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Clonal chromosome aberrations secondary to chromosome instability in an elastofibroma

        Elastofibromas are slow growing fibroblastic proliferations usually considered to be due to a reactive rather than neoplastic process [
        • Enzinger F.M.
        • Weiss S.W.
        Benign fibrous tissue tumors.
        ]. They occur mainly in elderly patients typically at a site between the scapula and chest wall. Treatment by surgical excision is invariably successful and recurrence is rare. While there is some controversy as to whether such lesions are true neoplasms they have attracted little attention by genetic investigators. However, Vanni et al. [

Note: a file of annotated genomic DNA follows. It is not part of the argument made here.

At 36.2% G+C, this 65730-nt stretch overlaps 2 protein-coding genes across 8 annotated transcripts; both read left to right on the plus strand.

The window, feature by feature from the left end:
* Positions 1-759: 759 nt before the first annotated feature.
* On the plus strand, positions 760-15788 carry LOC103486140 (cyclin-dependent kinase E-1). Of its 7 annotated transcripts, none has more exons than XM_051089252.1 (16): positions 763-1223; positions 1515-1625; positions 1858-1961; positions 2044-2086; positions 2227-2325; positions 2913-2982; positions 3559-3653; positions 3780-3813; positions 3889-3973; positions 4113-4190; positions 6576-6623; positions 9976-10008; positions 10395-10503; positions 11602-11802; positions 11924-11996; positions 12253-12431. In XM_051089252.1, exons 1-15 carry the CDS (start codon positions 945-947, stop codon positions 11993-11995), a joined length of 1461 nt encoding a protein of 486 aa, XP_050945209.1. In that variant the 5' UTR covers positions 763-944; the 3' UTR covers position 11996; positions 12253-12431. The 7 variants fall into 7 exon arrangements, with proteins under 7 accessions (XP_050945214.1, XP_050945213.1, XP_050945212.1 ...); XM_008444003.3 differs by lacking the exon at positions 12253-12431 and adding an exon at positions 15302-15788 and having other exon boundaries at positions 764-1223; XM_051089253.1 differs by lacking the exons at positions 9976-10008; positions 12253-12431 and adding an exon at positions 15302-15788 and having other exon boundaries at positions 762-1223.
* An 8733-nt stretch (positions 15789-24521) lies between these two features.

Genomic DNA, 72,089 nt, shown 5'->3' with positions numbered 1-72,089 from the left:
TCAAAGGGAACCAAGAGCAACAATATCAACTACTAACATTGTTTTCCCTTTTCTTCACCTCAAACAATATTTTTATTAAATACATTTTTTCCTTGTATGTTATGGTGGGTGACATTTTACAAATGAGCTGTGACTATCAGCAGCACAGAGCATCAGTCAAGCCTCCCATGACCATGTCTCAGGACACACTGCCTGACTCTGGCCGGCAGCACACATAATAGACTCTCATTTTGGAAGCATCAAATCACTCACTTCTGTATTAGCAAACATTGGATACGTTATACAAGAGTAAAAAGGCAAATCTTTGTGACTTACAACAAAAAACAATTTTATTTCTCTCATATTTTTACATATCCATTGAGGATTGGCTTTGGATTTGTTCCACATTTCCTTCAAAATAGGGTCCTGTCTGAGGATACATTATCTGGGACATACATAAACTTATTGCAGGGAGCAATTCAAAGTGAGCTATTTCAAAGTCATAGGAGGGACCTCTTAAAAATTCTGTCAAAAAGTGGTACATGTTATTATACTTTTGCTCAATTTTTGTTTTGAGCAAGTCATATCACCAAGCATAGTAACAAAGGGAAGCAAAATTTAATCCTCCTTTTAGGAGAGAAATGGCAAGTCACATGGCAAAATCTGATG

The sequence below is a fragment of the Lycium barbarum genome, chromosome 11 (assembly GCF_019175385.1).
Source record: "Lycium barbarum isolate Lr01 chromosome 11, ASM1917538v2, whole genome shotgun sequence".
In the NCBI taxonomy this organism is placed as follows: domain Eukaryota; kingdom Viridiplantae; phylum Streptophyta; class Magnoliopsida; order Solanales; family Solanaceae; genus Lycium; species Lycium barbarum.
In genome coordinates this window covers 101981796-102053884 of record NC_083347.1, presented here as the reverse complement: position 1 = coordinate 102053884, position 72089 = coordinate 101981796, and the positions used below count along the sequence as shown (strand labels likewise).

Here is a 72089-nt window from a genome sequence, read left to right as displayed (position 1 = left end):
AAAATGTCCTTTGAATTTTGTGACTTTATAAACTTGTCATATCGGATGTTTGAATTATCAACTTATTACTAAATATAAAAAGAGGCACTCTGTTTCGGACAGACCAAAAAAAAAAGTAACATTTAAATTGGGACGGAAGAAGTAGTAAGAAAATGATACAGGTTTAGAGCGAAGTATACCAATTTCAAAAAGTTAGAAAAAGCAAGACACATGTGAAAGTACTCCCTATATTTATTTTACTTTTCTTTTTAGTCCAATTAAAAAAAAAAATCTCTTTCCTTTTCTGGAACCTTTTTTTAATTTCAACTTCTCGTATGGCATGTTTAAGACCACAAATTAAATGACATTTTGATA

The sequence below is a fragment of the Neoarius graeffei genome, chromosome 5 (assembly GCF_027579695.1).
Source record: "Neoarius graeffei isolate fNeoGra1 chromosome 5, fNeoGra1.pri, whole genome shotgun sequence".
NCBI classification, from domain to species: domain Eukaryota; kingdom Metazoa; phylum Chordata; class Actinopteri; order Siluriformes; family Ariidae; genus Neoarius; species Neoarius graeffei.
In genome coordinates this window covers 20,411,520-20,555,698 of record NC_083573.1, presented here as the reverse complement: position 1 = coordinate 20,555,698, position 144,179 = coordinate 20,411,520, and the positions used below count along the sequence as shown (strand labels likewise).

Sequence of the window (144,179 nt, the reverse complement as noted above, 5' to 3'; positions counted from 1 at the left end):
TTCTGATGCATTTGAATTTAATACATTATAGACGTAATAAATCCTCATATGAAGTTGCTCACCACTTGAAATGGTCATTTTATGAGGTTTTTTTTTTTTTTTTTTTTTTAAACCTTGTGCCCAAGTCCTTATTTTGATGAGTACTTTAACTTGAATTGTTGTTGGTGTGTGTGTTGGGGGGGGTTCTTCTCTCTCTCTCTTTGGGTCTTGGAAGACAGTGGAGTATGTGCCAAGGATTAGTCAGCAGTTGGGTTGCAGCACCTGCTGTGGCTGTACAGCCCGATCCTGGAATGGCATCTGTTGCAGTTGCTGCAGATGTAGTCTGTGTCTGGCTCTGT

• Vanni R.
        • Marras S.
        • Faa G.
        • Uccheddu A.
        • Dal Cin P.
        • Sciot R.
        • Samson I.
        • van den Berghe H.
        Chromosome instability in elastofibroma.
        ] recently reported the cytogenetic findings of three elastofibromas, surgically excised from 2 patients, in which they described a picture of “chromosome instability” amidst an essentially normal karyotype. We too, have recently had occasion to cytogenetically investigate a soft tissue tumor histopathologically defined as an elastofibroma.
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